Past winners of the festival have gone on to have work developed and produced by the BBC writersroom, High Tide, and The Liverpool Everyman. The WRITE NOW festival is also about celebrating the local area of south east London, and the theatre’s connection and engagement with its audience. The festival is a wonderful celebration of this culturally diverse and dynamic area of London, with writers exploring themes and subject matter which resonates with the local audience and beyond. The WRITE NOW FESTIVAL reading panel is led by Jack Artistic Director Kate Bannister and Literary Manager David Bottomley, and consists of the Jack’s associated artists and industry professionals. The final selection panel will be announced shortly.


We are now accepting submissions of scripts. The deadline for this year’s applications is Friday 29 January 2016.

Full guidelines and a 2016 application form are available on the Write Now page on our website:

Scripts are submitted via email to:

Oct 26th

New Season at the Orange Tree Theatre

By Carolin Kopplin

The Orange Tree's new season from January to June 2016 features plays by Robert Holman, Chris Urch, Brad Birch and Bernard Shaw, directed by Ellen McDougall, Alice Hamilton, Mel Hillyard and Artistic Director Paul Miller.

The Orange Tree, despite losing all its funding when AD Paul Miller took over, can look back at a year of award-winning theatre playing to 90% capacity and 25% newcomers. The OT production of Alistair McDowall's Pomona has played to full houses at the National Theatre and will transfer to the Royal Exchange Theatre from 29 October, with Deborah Bruce's hit OT play The Distance opening at Sheffield Crucible Studio on the same night.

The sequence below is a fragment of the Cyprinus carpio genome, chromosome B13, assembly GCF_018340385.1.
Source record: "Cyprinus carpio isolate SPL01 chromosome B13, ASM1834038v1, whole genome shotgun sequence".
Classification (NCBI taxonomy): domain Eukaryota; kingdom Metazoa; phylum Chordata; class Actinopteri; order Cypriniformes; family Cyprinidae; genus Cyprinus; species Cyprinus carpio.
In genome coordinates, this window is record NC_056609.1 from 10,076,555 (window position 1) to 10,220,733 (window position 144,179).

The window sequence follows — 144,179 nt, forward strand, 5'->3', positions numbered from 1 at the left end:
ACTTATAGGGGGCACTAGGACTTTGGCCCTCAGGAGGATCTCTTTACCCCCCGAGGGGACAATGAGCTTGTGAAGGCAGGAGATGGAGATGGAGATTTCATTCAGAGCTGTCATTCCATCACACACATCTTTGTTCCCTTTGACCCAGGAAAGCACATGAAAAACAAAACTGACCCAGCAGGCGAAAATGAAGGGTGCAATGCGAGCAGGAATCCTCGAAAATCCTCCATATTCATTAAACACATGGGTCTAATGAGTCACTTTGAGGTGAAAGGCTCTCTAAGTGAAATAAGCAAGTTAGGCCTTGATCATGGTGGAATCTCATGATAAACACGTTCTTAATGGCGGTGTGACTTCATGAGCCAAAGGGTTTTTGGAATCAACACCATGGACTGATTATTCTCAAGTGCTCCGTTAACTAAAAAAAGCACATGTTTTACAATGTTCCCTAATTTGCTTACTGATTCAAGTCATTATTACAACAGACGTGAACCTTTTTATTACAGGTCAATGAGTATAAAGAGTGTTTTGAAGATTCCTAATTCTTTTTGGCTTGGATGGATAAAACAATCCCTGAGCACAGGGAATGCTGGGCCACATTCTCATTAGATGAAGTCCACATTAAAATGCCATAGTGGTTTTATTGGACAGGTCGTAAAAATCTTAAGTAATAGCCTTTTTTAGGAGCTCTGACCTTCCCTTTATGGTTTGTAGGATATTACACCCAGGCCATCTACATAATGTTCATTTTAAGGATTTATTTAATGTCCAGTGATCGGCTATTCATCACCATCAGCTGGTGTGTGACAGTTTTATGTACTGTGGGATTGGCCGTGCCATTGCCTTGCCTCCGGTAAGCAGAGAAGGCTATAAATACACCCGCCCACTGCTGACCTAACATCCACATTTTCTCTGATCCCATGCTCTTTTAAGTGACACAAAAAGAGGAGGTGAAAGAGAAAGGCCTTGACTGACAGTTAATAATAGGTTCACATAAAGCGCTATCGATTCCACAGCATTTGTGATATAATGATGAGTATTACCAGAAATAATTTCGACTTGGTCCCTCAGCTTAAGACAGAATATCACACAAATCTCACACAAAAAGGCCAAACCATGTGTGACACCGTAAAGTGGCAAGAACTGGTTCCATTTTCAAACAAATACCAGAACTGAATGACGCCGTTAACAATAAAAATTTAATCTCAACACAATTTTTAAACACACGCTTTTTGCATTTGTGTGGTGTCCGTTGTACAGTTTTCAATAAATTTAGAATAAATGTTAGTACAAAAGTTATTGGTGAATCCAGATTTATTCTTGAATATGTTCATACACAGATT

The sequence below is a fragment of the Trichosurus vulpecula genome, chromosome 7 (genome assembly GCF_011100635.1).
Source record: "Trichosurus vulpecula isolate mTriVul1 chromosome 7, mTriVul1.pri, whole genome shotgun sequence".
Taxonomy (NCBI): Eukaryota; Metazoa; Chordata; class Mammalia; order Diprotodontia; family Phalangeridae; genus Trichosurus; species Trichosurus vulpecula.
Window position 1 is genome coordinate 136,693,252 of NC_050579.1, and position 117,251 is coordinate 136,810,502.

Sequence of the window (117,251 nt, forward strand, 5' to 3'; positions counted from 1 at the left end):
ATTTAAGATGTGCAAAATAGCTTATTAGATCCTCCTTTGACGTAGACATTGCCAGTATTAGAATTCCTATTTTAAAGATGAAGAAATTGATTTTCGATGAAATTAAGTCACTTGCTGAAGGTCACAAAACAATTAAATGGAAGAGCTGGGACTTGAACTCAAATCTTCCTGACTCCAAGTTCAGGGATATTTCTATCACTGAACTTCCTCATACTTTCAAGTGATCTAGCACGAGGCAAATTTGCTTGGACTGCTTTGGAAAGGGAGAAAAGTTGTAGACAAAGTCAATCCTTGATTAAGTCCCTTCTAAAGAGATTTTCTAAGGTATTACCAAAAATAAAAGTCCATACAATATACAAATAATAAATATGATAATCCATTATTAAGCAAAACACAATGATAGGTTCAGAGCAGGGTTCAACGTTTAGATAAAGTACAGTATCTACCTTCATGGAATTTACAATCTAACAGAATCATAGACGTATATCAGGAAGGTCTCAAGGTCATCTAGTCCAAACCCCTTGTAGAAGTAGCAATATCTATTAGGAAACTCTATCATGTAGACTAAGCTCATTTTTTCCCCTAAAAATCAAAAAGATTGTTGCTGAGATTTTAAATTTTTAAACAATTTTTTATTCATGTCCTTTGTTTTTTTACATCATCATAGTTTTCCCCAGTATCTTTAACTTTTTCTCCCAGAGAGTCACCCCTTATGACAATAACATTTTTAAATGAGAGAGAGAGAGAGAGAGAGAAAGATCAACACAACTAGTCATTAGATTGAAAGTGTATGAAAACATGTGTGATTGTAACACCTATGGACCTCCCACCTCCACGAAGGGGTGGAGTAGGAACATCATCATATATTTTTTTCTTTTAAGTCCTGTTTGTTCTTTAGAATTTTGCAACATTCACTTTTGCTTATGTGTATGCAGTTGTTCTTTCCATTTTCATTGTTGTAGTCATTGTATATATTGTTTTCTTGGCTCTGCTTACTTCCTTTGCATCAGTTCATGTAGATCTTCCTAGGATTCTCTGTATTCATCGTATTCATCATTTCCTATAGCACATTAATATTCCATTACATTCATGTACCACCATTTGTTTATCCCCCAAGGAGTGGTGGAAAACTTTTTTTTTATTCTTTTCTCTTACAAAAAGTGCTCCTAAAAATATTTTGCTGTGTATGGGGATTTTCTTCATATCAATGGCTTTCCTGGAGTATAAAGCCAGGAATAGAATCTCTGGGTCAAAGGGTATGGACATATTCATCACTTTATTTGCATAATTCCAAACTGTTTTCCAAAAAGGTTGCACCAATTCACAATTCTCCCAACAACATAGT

At the UK Theatre Awards Ned Bennett has just won Best Director for Pomona and Joel MacCormack won Best Performance in a Play for Doris Lessing's Each His Own Wilderness.

The new season opens with the London premiere of Chris Urch's The Rolling Stone directed by Ellen McDougall. Set in Uganda it focuses on a gay couple having a relationship in a country where homosexuality is illegal and a religious family struggling to come to terms with it. Winner of a Bruntwood Prize for Playwriting, it is a co-production with the Royal Exchange Theatre where it premiered to critical acclaim in April 2015. The cast includes Faith Alabi, Fiston Barek, Jo Martin, Faith Omole and Sule Rimi.